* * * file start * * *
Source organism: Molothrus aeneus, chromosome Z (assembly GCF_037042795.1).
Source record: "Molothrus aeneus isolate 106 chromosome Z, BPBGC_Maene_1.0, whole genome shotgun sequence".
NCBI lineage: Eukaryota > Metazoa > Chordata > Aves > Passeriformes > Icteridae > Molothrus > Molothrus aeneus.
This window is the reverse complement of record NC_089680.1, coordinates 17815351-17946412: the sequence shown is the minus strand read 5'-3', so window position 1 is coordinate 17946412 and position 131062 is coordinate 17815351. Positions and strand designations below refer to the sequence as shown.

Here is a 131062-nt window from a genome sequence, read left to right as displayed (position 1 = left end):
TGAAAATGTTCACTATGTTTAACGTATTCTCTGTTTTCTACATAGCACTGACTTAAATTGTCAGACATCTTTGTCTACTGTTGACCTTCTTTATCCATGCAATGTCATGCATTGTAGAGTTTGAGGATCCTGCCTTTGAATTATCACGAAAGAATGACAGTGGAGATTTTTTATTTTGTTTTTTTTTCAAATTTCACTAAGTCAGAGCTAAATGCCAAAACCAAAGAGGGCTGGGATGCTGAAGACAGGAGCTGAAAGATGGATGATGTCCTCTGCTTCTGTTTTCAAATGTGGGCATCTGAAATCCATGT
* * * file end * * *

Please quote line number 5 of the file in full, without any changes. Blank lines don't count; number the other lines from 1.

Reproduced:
Here is a 131062-nt window from a genome sequence, read left to right as displayed (position 1 = left end):